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The Jeffersonian cyclopedia;

a comprehensive collection of the views of Thomas Jefferson classified and arranged in alphabetical order under nine thousand titles relating to government, politics, law, education, political economy, finance, science, art, literature, religious freedom, morals, etc.;
3 occurrences of jefferson cyclopedia
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4453. LANGUAGE (Latin), Utility of.
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3 occurrences of jefferson cyclopedia
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4453. LANGUAGE (Latin), Utility of.

—To whom are they[the classical languages] useful? Certainly not to all men. There are
conditions of life to which they must be forever
estranged. * * * To the moralist they
are valuable, because they furnish ethical writings
highly and justly esteemed; although in
my own opinion the moderns are far advanced
beyond them in this line of science; the divine
finds in the Greek language a translation of his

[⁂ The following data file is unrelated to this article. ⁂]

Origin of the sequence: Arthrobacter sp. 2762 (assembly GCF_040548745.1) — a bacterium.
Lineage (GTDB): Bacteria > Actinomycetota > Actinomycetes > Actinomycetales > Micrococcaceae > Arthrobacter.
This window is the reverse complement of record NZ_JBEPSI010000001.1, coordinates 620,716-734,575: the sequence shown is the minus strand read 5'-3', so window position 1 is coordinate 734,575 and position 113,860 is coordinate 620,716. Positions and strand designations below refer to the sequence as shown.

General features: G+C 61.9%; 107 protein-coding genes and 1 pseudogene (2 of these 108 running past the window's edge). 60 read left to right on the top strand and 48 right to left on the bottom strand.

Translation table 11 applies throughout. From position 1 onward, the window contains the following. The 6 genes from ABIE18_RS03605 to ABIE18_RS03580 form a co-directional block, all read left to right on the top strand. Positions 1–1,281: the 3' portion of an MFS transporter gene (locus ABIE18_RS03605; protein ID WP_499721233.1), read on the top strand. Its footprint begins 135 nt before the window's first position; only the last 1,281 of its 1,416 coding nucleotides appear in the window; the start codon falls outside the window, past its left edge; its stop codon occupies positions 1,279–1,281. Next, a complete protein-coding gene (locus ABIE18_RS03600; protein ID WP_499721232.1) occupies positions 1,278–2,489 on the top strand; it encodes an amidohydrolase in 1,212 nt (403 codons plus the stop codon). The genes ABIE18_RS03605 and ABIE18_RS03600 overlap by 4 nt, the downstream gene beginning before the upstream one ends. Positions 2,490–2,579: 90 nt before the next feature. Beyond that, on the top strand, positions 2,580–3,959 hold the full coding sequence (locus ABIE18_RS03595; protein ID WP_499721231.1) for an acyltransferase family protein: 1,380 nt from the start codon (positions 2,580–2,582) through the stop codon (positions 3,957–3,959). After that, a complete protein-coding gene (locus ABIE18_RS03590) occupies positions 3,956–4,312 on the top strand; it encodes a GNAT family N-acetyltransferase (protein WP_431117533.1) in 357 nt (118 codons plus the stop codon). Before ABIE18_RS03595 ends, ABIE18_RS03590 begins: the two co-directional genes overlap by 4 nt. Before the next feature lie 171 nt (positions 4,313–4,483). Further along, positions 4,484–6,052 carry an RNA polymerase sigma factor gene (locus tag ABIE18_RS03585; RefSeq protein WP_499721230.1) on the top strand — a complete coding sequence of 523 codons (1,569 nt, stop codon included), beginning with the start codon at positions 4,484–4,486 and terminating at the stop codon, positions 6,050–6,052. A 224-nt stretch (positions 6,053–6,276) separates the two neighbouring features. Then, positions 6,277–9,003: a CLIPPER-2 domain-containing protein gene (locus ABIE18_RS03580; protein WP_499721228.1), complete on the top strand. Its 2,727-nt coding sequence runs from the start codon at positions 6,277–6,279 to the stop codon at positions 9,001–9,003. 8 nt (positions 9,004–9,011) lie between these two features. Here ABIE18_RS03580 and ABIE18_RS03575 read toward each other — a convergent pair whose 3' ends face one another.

primary code, of more importance to him than
the original because better understood; and, in
the same language, the newer code, with the
doctrines of the earliest fathers. * * * The
lawyer finds in the Latin language the system
of civil law most conformable with the principles
of justice of any which has ever yet been
established among men, and from which much
has been incorporated into our own. The physician
as good a code of his art as has been
given us to this day. * * * The statesman
will find in these languages history, politics,
mathematics, ethics, eloquence, love of country,
to which he must add the sciences of his own
day, for which of them should be unknown to
him? And all the sciences must recur to the
classical languages for the etymon, and sound
understanding of their fundamental terms.
* * * To sum the whole, it may truly be
said that the classical languages are a solid
basis for most, and an ornament to all the
To John Brazier. Washington ed. vii, 131.